With Aetna joining UnitedHealthcare and Humana in an exodus away from public insurance exchanges, some believe the Affordable Care Act marketplaces are in danger of complete collapse. Large insurers are posting huge losses on their ACA plans, but payers with experience in narrow networks are enjoying success. While the demise of the ACA is unlikely, it may end up looking a lot different than intended.
When the ACA was enacted in 2010, its architects envisioned robust public marketplaces where multiple private payers offered competitively priced insurance plans. They assumed enough healthy, young individuals and high-income earners would purchase plans to offset the costs of providing coverage to individuals requiring costly healthcare services and low-income earners purchasing subsidized, low-cost plans.
However, this hasn’t been the case. In 2010, the Congressional Budget Office predicted 21 million would purchase insurance through the ACA exchanges in 2016. By March of this year, the CBO’s enrollment estimates for 2016 had dropped to 12 million. Around 85% of consumers who enrolled through an ACA exchange receive subsidies.
It simply isn’t an attractive market for most private payers, said Edmund Haislmaier, senior research fellow for the Heritage Foundation Center for Health Policy Studies, in an interview with Healthcare Dive. “You’re looking at a fairly modest-sized market, skewed toward lower income populations who are older and in poorer health.”
Private payers may have been excited by the prospect of selling plans on ACA exchanges at one point, but that excitement has begun to waver the longer they wait for young, healthy people to purchase them.
“Though some of them continue to participate in these markets, many have changed their tone even in recent months from cautious optimism to concern,” Cynthia Cox, associate director of the Kaiser Family Foundation Program for the Study of Health Reform and Private Insurance, told Healthcare Dive in an email.
Their concern only grows as losses mount. United Healthcare, Aetna, Humana, and Anthem, the nation’s largest private payers, are each on track to lose hundreds of millions on their ACA exchange plans in 2016. Now, three of the four, as well as many smaller private payers, intend to scale back their participation and there is little to no competition on ACA exchanges in some areas.
With only one or two private payers offering ACA plans in some regions and with just a small portion of the population willing to purchase them, the ACA exchanges are looking more like Medicaid managed care programs than the robust marketplaces the law’s architects intended, Haislmaier said. “Recognize this for what it is: A limited program for a limited population.”
Vision versus reality on ACA exchanges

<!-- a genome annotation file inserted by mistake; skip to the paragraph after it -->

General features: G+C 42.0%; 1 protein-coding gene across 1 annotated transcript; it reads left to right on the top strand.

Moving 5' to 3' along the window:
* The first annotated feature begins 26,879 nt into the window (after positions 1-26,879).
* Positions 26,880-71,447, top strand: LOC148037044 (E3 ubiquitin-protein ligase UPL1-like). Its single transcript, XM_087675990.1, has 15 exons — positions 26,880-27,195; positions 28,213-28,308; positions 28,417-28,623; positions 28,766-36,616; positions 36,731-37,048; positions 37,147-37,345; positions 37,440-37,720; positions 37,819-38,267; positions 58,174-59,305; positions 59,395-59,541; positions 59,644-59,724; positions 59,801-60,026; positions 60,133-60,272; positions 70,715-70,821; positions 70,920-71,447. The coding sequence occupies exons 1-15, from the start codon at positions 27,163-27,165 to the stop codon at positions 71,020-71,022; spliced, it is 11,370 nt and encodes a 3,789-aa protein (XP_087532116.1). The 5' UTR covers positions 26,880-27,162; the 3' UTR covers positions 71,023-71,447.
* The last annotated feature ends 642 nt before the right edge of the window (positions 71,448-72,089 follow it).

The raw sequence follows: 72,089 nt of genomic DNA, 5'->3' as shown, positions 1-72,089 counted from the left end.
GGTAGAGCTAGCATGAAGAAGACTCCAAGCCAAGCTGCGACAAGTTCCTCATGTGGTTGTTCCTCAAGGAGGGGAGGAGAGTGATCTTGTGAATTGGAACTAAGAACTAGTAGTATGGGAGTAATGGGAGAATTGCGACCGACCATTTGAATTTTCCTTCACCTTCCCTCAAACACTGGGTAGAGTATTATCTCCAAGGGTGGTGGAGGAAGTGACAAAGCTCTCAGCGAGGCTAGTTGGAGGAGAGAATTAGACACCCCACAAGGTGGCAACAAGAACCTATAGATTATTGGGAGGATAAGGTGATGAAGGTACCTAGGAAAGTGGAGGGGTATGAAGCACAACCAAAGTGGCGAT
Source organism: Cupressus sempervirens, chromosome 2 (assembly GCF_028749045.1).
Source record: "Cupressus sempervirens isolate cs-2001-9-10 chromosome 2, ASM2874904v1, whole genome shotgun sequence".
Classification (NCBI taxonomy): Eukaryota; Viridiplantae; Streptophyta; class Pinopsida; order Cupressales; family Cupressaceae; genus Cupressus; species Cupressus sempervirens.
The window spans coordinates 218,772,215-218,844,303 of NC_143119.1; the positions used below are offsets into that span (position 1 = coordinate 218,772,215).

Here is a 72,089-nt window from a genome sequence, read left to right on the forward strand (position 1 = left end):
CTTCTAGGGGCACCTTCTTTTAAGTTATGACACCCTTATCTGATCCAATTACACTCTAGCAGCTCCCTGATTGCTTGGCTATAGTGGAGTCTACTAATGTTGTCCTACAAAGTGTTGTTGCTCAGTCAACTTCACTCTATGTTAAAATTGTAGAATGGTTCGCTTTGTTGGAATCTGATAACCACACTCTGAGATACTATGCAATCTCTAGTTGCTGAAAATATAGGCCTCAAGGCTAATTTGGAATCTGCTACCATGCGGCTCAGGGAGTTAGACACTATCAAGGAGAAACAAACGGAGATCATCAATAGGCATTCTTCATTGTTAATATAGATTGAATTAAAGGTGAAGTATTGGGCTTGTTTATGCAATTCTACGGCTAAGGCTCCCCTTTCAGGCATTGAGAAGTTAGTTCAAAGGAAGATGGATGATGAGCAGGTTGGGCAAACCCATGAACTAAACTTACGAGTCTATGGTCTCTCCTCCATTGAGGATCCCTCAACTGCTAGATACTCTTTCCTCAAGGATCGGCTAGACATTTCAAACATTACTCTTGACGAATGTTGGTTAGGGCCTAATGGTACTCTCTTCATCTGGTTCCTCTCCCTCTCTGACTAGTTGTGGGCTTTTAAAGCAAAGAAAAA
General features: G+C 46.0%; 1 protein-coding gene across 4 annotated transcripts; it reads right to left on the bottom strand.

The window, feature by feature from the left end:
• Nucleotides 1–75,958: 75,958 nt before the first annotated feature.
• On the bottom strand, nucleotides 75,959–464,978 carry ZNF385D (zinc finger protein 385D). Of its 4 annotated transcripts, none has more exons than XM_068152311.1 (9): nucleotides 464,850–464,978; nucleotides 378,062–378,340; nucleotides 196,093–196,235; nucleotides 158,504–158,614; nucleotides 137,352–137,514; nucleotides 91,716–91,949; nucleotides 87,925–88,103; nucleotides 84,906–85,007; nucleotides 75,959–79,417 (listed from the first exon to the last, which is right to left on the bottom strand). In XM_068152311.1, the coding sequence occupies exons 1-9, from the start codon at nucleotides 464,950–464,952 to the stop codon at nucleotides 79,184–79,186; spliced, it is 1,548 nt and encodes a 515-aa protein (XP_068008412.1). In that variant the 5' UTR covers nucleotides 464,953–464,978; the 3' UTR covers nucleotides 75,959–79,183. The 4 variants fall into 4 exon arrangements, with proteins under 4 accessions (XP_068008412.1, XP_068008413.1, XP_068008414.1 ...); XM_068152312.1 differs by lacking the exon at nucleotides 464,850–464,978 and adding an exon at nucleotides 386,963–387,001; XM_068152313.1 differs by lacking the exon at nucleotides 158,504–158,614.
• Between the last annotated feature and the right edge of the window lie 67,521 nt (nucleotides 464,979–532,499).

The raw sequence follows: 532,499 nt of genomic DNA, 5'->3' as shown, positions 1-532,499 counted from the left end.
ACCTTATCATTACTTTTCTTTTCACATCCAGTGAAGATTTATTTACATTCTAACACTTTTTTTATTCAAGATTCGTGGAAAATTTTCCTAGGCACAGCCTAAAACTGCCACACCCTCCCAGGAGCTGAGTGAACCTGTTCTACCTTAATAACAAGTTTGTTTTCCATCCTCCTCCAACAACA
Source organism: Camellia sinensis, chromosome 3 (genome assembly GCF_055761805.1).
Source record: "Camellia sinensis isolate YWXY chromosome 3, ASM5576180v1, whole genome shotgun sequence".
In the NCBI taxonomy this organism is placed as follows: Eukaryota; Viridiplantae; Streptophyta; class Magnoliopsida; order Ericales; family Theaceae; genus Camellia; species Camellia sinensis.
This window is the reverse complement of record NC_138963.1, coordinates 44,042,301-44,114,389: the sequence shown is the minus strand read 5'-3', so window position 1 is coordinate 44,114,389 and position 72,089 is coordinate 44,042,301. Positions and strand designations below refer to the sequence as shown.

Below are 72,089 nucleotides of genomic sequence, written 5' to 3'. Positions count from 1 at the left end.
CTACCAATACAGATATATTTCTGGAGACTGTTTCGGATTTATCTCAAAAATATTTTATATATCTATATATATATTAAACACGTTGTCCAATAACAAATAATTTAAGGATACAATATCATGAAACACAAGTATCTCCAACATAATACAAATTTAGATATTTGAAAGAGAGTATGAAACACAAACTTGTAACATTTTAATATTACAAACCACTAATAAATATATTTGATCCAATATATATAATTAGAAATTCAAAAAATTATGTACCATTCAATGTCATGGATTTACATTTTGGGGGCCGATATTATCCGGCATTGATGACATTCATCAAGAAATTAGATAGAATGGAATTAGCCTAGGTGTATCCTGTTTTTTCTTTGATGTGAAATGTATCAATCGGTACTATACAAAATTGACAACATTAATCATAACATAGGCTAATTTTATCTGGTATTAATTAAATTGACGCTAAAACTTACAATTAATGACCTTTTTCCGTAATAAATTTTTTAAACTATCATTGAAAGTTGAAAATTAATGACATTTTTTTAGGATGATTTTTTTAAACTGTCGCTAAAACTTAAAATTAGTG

If ACA exchanges are beginning to resemble Medicaid managed care programs, it makes sense the private payers enjoying the most success are the ones with experience administering Medicaid plans. “Some companies, such as Centene, which offered Medicaid plans before entering the exchanges, are doing well financially,” Cox said. “Insurers that have experience serving low-income people who are price-sensitive have generally had more success in these markets.”
Approximately 30% of private payers profited off of their ACA exchange plans in 2014, according to a McKinsey Center for U.S. Health System Reform report updated in May. The private payers achieving success on ACA exchanges are primarily those that offer narrow network plans typically seen in Medicaid managed care programs. Profit margins on ultra-narrow network plans averaged -2% while profit margins on broad network plans averaged -8%.
While budget plans offering skimpy coverage weren’t part of the picture when the ACA was being sold to the general public in the early days of Obama’s presidency, they may end up driving its success. “I would expect that if enrollment continues to grow and insurers reenter the market, they will come back with more narrow network products,” Cox said. “By restricting the provider network, they can price their plans competitively and attract enrollees while still containing their costs.”
If large private payers like Aetna and UnitedHealthcare want to commit to ACA exchanges, they will likely need to adopt a narrow network model to break even or profit off of their participation. Could they do it? “Yes,” Haislmaier said. “Is it worth it, is another question. The entire individual market is a tiny fraction of their business.”
The grand vision for the ACA may never be realized. The reality, for now at least, is that low-income uninsured individuals will only pay for the coverage provided by narrow network plans and healthy high-income earners seem unlikely to buy in. However, nationwide availability of Medicaid managed care-like health plans can still help the uninsured. After all, a large component of the ACA already relied on Medicaid expansion to improve coverage rates. “It’s not surprising that it’s working out to be exactly that,” Haislmaier said.